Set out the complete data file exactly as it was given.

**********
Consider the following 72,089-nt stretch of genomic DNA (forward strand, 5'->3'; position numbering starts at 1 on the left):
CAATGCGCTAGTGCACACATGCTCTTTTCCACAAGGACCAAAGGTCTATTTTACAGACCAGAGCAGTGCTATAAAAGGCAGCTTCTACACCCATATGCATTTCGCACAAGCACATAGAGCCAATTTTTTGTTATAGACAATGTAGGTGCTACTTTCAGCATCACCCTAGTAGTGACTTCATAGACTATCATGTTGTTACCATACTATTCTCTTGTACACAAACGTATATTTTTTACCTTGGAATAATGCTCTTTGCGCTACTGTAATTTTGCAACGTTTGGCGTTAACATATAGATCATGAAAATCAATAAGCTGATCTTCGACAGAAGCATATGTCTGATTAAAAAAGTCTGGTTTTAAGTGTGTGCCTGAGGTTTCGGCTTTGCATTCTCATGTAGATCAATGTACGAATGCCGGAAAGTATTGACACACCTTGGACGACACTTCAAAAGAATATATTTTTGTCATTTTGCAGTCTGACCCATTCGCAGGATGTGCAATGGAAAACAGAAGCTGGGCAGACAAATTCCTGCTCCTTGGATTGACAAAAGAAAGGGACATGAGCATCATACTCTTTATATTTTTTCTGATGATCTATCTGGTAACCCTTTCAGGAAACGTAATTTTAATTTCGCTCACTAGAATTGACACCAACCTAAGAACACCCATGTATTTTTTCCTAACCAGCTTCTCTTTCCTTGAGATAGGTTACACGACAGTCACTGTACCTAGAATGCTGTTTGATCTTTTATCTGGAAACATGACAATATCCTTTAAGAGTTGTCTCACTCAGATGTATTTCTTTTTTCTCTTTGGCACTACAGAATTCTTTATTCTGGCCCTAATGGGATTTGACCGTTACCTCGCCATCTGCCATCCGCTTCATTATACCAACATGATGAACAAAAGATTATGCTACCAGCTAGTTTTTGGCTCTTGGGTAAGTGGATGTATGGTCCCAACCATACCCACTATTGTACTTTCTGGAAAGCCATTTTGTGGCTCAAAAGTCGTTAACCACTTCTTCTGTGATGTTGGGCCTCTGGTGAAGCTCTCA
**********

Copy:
Consider the following 72,089-nt stretch of genomic DNA (forward strand, 5'->3'; position numbering starts at 1 on the left):
CAATGCGCTAGTGCACACATGCTCTTTTCCACAAGGACCAAAGGTCTATTTTACAGACCAGAGCAGTGCTATAAAAGGCAGCTTCTACACCCATATGCATTTCGCACAAGCACATAGAGCCAATTTTTTGTTATAGACAATGTAGGTGCTACTTTCAGCATCACCCTAGTAGTGACTTCATAGACTATCATGTTGTTACCATACTATTCTCTTGTACACAAACGTATATTTTTTACCTTGGAATAATGCTCTTTGCGCTACTGTAATTTTGCAACGTTTGGCGTTAACATATAGATCATGAAAATCAATAAGCTGATCTTCGACAGAAGCATATGTCTGATTAAAAAAGTCTGGTTTTAAGTGTGTGCCTGAGGTTTCGGCTTTGCATTCTCATGTAGATCAATGTACGAATGCCGGAAAGTATTGACACACCTTGGACGACACTTCAAAAGAATATATTTTTGTCATTTTGCAGTCTGACCCATTCGCAGGATGTGCAATGGAAAACAGAAGCTGGGCAGACAAATTCCTGCTCCTTGGATTGACAAAAGAAAGGGACATGAGCATCATACTCTTTATATTTTTTCTGATGATCTATCTGGTAACCCTTTCAGGAAACGTAATTTTAATTTCGCTCACTAGAATTGACACCAACCTAAGAACACCCATGTATTTTTTCCTAACCAGCTTCTCTTTCCTTGAGATAGGTTACACGACAGTCACTGTACCTAGAATGCTGTTTGATCTTTTATCTGGAAACATGACAATATCCTTTAAGAGTTGTCTCACTCAGATGTATTTCTTTTTTCTCTTTGGCACTACAGAATTCTTTATTCTGGCCCTAATGGGATTTGACCGTTACCTCGCCATCTGCCATCCGCTTCATTATACCAACATGATGAACAAAAGATTATGCTACCAGCTAGTTTTTGGCTCTTGGGTAAGTGGATGTATGGTCCCAACCATACCCACTATTGTACTTTCTGGAAAGCCATTTTGTGGCTCAAAAGTCGTTAACCACTTCTTCTGTGATGTTGGGCCTCTGGTGAAGCTCTCA